Panadol Osteo is a bi-layer caplet that releases paracetamol in two phases (immediate and sustained-release), providing OA pain relief lasting up to 8 hours.6* When taken three times a day, it provides up to 24 hours of relief.6

In a multi-centre, open-label, randomised, crossover study, patients with joint and/or OA pain were twice as likely to prefer Panadol Osteo over immediate-release paracetamol, reporting greater convenience and satisfaction, a better attitude toward compliance, and a higher Patient Global Assessment of Response to Treatment (PGART) with Panadol Osteo.10

PANADOL OSTEO: Your effective treatment choice for osteoarthritis pain

 

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References

*When used as directed 

1. World Health Organization. Priority Medicines for Europe and the World
Update Report, 2013 (Chapter 6.12: Osteoarthritis) 2013 [Available from:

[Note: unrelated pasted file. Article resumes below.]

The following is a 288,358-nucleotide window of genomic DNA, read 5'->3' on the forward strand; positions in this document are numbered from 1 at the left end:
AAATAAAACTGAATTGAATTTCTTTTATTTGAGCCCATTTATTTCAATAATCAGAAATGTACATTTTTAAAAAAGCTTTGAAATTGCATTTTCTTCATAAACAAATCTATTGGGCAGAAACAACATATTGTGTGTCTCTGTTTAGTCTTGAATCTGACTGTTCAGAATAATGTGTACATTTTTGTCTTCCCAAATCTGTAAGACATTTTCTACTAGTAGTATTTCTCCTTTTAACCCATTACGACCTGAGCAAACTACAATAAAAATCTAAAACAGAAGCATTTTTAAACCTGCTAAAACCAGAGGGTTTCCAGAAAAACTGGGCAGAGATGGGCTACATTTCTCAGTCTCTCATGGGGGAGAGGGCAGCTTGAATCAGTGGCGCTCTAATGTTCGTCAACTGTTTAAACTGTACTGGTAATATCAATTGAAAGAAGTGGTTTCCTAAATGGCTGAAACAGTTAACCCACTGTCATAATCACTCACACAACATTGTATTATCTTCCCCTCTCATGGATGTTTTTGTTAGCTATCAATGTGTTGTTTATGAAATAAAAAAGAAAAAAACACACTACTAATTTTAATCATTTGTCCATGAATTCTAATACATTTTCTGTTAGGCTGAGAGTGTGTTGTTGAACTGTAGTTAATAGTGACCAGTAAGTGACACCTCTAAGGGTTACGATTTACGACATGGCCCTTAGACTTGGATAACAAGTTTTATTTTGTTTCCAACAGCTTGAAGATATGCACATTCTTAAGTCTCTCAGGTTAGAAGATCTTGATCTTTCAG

http://www.who.int/medicines/areas/priority_medicines/Ch6_12Osteo.pdf]

2. The Royal Australian College of General Practitioners. Guideline for the management of knee and hip osteoarthritis. 2nd edn. East Melbourne, Victoria; 2018.

3. National Institute for Health and Care Excellence (NICE). Osteoartritis care and
management in adults (clinical guideline CG177). 2014.

4. GSK Consumer Healthcare. Global Pain Index. GSK Study Conducted by Edelman Intelligence. 2017.

5. American Geriatrics Society Panel on Pharmacological Management of Persistent Pain in Older P. J Am Geriatr Soc. 2009;57:1331-46.

6. Panadol Osteo. Ermington, NSW, Australia: GlaxoSmithKline Consumer Healthcare Australia; 2018.

7. Graham GG, et al. Inflammopharmacology. 2013;21:201-32.

8. McCrae JC, et al. Br J Clin Pharmacol. 2018.

9. Ortiz M, et al. Aust Fam Physician. 2016;45:321-5

10. Benson M, et al. J Int Med Res. 2009;37:1321-35.

11. Bacon TH, et al., editors. A novel sustained release oral paracetamol formulation. Pharmacokinetics at steady state and relationship to clinical practice in patients with chronic pain. 22nd Annual Scientific Meeting of the Australian Pain Society; 2001.

References

*When used as directed 

†Paracetamol has been shown to increase the anticoagulant effect of warfarin and other coumarins.